In the early days of smartphones when the technology was still in its infancy stages, refreshes to hardware was exciting. We went from single-core phones, to duo-core, quad-core, and now octa-core. The jump in performance was also quite huge and noticeable, which is why it made sense for users to constantly upgrade their phones as the difference in speed was obvious.
These days we’re still seeing an increase in performance, power efficiency, and so on, but for the most part it can’t quite be felt the same way. This is because for the most part, the majority of smartphone users don’t rely on processor-intensive applications as most people probably use their phones to surf the web, watch videos, send messages, and check their emails.
Also, since phones are less customizable compared to PCs, developers in a way are “forced” to optimize their apps based on current hardware, meaning that creating an app that goes beyond what’s currently available doesn’t make sense.
That being said, a recent report has suggested that some smartphone makers are looking to increase the amount of RAM we’re seeing in smartphones today, bumping it up from the 12-16GB of RAM we find in most phones to a whopping 24GB.
While more RAM is good, like being able to keep your apps open when you return to it and not having to wait for it to load again, we’re not sure if we’re at the point where more RAM on our phones is what we need. Instead, here are some things we would much rather see smartphone makers introduce in their phones.
Larger camera sensors
We’ve said this many times before, but having more megapixels in our phone’s cameras isn’t always a good thing. To a certain extent, it’s more of a marketing gimmick because since we mostly upload our photos to social media these days, or view it on our small (relative to monitors) phone screens, having a photo with a super high resolution doesn’t mean much.
Instead, we’d rather see more phone makers adopt larger sensors. We’ve already seen a couple of companies turn to larger 1-inch sensors. A larger sensor basically means more light and data that can be captured, which in turn can improve the overall quality of a photo. This is why dedicated cameras continue to exist, despite the fact that smartphone cameras and its software have come a long way from when they were first introduced.
We’re not sure why more companies aren’t using these 1-inch sensors. It could be due to cost, but honestly, if there is going to be a hike in phone prices, I’d much rather pay for a better-quality sensor rather than more RAM.
Solid state batteries
Over the years, we’ve seen a lot of research done on batteries for our electronics. Despite all the advancements, lithium-ion batteries are still pretty much the de facto battery type that laptops, phones, and tablets use today.
That being said, solid-state batteries appear to be the front contender in terms of batteries that could succeed li-ion but they have yet to be properly implemented in our phones. One major benefit of solid-state batteries is that they’re generally regarded as safer, as they do not face the issues that li-ion batteries face when damaged, like swelling up and exploding or catching on fire.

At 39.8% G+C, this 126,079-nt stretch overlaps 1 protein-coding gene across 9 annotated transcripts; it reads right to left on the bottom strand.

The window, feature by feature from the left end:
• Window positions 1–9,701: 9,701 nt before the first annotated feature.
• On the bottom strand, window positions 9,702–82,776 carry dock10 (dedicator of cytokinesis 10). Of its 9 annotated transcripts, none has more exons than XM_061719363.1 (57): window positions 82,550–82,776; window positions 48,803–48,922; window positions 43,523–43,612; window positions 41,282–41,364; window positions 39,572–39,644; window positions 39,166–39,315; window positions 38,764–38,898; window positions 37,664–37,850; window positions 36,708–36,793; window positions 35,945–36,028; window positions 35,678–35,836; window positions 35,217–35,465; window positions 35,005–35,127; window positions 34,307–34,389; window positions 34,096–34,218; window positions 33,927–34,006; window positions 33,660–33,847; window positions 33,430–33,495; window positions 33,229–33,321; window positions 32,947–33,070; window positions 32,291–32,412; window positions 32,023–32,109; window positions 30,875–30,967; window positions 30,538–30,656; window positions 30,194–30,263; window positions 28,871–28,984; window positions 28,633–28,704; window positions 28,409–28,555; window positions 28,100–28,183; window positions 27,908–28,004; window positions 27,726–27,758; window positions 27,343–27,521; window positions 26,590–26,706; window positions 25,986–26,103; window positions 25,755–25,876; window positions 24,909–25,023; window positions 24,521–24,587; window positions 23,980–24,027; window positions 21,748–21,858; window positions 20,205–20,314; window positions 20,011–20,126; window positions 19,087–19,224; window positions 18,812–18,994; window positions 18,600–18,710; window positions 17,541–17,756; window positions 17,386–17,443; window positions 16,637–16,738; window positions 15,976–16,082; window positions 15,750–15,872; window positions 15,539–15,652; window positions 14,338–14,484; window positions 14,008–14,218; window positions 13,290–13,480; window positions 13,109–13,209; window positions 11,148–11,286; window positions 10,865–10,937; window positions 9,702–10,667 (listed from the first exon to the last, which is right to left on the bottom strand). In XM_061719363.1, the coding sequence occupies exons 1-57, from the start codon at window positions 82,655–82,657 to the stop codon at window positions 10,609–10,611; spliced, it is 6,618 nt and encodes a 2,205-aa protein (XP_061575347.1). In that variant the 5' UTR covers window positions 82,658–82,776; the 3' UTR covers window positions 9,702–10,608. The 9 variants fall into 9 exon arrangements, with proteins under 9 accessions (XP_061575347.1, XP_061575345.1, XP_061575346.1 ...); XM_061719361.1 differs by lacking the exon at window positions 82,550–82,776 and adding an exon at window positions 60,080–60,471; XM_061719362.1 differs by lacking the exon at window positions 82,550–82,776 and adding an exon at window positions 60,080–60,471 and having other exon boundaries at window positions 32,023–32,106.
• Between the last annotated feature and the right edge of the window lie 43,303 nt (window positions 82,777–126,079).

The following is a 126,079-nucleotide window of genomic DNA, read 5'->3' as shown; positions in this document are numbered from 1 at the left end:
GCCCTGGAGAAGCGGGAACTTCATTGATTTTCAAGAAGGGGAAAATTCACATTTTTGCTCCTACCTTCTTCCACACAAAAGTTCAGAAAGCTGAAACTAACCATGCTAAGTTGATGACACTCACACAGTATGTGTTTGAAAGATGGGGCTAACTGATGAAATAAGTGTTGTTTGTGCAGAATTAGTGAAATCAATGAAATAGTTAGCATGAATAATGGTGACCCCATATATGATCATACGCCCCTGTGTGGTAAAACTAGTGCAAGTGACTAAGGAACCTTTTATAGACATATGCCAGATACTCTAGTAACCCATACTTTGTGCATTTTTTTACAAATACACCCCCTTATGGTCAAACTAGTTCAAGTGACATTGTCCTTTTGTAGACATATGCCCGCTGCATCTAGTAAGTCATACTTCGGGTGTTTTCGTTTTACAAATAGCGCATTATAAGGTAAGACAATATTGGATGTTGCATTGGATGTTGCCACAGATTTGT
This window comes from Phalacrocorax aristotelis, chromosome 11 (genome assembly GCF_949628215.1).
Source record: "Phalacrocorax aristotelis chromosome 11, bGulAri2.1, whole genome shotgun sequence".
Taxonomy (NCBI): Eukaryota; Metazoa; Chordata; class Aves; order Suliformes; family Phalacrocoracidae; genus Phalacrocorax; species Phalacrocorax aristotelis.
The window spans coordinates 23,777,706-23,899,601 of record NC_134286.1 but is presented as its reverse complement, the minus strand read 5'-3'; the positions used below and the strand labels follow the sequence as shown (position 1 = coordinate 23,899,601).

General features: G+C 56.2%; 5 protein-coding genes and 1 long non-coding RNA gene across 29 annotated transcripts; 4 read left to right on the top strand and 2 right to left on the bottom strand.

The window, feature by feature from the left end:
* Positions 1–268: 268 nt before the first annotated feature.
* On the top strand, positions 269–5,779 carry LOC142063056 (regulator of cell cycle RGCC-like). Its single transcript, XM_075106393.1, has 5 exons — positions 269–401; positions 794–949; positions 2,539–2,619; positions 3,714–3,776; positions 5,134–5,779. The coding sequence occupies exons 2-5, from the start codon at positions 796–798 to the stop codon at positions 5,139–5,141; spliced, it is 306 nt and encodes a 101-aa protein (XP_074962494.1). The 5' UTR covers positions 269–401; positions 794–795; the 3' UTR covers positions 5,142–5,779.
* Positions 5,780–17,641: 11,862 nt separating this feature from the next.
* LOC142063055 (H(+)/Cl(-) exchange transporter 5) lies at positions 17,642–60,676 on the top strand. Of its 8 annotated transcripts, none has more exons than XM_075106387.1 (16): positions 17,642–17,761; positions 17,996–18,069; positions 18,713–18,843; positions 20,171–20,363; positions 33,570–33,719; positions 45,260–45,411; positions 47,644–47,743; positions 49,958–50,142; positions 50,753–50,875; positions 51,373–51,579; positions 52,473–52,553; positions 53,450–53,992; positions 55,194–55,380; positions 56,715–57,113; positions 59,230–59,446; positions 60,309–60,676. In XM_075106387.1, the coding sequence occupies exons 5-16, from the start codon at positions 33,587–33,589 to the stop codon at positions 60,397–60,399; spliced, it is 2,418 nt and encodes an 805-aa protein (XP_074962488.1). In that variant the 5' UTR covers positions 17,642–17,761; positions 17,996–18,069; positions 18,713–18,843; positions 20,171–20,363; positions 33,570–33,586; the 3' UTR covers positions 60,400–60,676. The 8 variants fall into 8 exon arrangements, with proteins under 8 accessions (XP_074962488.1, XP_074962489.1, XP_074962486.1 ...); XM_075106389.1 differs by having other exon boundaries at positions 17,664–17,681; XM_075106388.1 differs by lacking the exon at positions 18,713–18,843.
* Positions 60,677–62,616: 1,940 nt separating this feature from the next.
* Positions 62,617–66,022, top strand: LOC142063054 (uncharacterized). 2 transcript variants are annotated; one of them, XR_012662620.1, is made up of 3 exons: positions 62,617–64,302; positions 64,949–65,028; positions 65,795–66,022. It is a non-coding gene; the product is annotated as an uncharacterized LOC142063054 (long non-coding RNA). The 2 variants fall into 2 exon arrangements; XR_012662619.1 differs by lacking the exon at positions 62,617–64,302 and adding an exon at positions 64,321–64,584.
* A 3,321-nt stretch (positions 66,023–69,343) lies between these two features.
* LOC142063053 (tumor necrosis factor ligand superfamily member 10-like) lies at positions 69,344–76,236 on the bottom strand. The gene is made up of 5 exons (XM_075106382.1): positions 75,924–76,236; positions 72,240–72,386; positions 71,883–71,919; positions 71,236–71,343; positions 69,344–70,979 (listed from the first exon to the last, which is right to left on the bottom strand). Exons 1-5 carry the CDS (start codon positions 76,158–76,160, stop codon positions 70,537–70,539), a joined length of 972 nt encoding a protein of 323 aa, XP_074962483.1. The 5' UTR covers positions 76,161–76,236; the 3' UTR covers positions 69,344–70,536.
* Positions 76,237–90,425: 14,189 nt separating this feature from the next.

They are also more energy dense, meaning that a solid-state battery the same (physical) size as a li-ion battery will be able to store more energy, which means phones that can last longer and will not require users to charge their phones every day. As to why they haven’t been implemented yet, the cost is another reason, but once again, wouldn’t you rather pay more for a phone whose battery could last you longer than for more RAM?
When feature phones first launched, battery life was terrible, but to be fair the tech was new and to make up for it, phones were designed to have their batteries easily removed and swapped out for a new phone. This could be done without having to unscrew the phone and pry apart the battery.
This is versus today’s phones where batteries are replaceable, just not by the end-user, and some phone makers might even use glue to glue components together which makes removing and replacing batteries a massive pain (not to mention expensive).
The good news is that this feature could be making a return. The EU has recently put forward a new ruling which says that batteries in electronics need to be user-replaceable. Once this law goes into effect, phone makers will be forced to come up with new designs so that batteries can be easily replaced.
We’re all for it because it also means that once a battery starts losing its charge, in theory, we would be able to easily swap it out for a fresh one and keep our phones around for much longer than a couple of years.
It used to be that the majority of smartphones would come with the option to increase their base storage with memory cards, but many phone makers have since moved away from that design. There are several reasons for this.
One of the reasons is money. Going from one storage tier to the next is quite an expensive jump, and it’s an easy way for companies to increase their profit margins. The second reason is that generally speaking, microSD cards aren’t quite as fast compared to native storage which makes it difficult to install and run apps directly from the memory card as opposed to the onboard storage.
If phone makers could find a way to improve on this, or maybe find an alternate memory source, then this is a hurdle that could be overcome.
While we can see the benefits of more RAM in our phones, the list above is some of the features we’d much rather see in terms of smartphone development. It is possible that one day these features might become the new standard in our phones, and for the most part, all of these features are feasible, it’s just a matter of cost and whether or not it’s worth pursuing from a business perspective.